The US-ASEAN Special Summit on May 12, 2022 should feature robust discussion about human rights, democracy, and rule of law, both in the region and in the United States, and include clear acknowledgment about the bloc’s failure to achieve progress in addressing the human rights and humanitarian crisis in Myanmar.

We know your administration is concerned about China’s growing economic and security influence in Southeast Asia. We also understand that your administration is seeking to strengthen US engagement with ASEAN, shore up alliances with its members, and help ASEAN build a more functional problem-solving regional architecture.

But if your administration holds this summit and does not publicly raise human rights concerns with ASEAN members, it will send a message that human rights violations will now largely be tolerated in the name of forging alliances to counter China.

The summit’s goals will not be achievable without directly addressing the region’s worsening human rights environment and democratic backsliding—not just the 2021 coup in Myanmar but also the deterioration of democratic institutions in Thailand, Malaysia, Indonesia, Singapore and the Philippines, and the fact that Vietnam, Laos, Brunei, and Cambodia are not democratic at all.

A marked increase in serious human rights abuses has occurred in ASEAN in recent years, including mass atrocities against Rohingya Muslims by the Myanmar military, thousands of extrajudicial executions in Philippine President Rodrigo Duterte’s “war on drugs,” and a worsening crackdown in Vietnam, which has imprisoned over 150 dissidents. Cambodia is now conducting mass trials, many in absentia, of opposition political figures.

These worsening trends and serious abuses threaten to corrode US efforts to strengthen ties to Southeast Asia, a project that should be animated not just by shared security interests but by shared commitments to the protection and promotion of human rights.

We urge that you speak openly, forthrightly, and publicly about specific concerns and cases and ensure that issues are publicly and prominently raised in bilateral meetings with ASEAN members and addressed in statements to the media about the summit. This can be done credibly and effectively by focusing on the factual situation in each country while honestly acknowledging the many deficiencies in the US record and the US government’s efforts and challenges in taking corrective actions.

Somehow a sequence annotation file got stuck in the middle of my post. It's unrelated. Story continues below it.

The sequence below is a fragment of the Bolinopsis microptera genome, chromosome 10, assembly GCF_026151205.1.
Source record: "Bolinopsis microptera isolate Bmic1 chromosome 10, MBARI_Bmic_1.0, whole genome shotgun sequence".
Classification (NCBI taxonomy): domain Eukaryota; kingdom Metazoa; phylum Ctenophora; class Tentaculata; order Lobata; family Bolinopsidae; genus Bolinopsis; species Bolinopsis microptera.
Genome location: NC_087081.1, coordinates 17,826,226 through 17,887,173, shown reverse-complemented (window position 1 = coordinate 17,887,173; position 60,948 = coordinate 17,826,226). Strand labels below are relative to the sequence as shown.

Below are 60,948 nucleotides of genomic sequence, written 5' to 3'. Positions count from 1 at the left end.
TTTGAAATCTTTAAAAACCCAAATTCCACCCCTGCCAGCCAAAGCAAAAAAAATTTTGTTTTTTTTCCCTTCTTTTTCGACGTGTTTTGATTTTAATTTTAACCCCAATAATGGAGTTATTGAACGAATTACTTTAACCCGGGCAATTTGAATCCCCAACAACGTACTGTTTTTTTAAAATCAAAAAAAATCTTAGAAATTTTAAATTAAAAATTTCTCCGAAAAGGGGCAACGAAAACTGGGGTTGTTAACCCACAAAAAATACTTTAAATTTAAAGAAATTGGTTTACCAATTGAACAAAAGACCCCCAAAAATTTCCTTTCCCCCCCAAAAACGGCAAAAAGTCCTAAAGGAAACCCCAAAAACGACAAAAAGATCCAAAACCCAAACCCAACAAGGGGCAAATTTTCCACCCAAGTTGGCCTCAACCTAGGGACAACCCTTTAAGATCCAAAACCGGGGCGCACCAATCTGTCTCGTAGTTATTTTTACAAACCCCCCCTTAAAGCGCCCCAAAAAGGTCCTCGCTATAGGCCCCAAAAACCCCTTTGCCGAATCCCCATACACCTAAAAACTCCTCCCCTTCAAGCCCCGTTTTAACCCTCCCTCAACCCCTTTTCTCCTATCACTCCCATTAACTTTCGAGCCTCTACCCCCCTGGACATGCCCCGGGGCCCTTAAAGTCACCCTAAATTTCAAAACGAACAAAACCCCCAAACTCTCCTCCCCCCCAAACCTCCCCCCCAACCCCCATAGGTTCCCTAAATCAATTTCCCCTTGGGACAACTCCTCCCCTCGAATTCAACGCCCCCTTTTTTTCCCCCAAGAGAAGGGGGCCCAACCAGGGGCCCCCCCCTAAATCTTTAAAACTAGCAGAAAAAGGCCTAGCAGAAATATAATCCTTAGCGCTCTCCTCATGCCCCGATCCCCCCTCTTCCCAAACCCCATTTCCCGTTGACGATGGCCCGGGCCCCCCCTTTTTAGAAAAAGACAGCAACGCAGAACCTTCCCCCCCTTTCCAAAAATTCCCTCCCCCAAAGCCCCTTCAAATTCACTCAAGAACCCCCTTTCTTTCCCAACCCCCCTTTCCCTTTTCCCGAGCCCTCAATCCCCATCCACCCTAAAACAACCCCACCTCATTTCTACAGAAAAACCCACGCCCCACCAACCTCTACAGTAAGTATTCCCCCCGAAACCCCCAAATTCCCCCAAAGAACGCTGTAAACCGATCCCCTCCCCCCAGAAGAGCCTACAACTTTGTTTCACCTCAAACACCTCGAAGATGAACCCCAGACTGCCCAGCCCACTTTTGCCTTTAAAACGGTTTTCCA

Specific country issues that will be important to raise include:

Vietnam’s one-party authoritarian state has imprisoned more than 150 people for exercising their rights to free speech and peaceful assembly. The country’s penal code criminalizes criticism of the government. Cambodia’s Hun Sen, who has used threats, violence and corruption to ensure victory in every election since 1993, has now largely eliminated the political opposition, open civil society, and the independent media. There are now over 50 political prisoners held on fabricated criminal charges, and over 100 more political activists and others are being harassed or prosecuted.

During the summit, your administration should publicly call for the release of political prisoners in Vietnam and Cambodia and criticize their governments’ use of overbroad and vague laws to target dissidents.

The Philippines, holding its election on May 9, will have a new president-elect during the summit and will likely only be represented by its foreign ministry. A key question is whether the new administration will repudiate Rodrigo Duterte’s murderous “war on drugs” and other widespread human rights violations and reverse his abusive attacks on democratic institutions, including the baseless prosecution of outspoken Senator Leila De Lima.

Your administration should make clear that improvement in US-Philippines ties will depend on the new administration’s willingness to investigate and prosecute officials involved in “drug war” atrocities and cooperate with the ongoing investigation into grave international crimes by the International Criminal Court. You should call on the new government to drop all charges against Senator De Lima.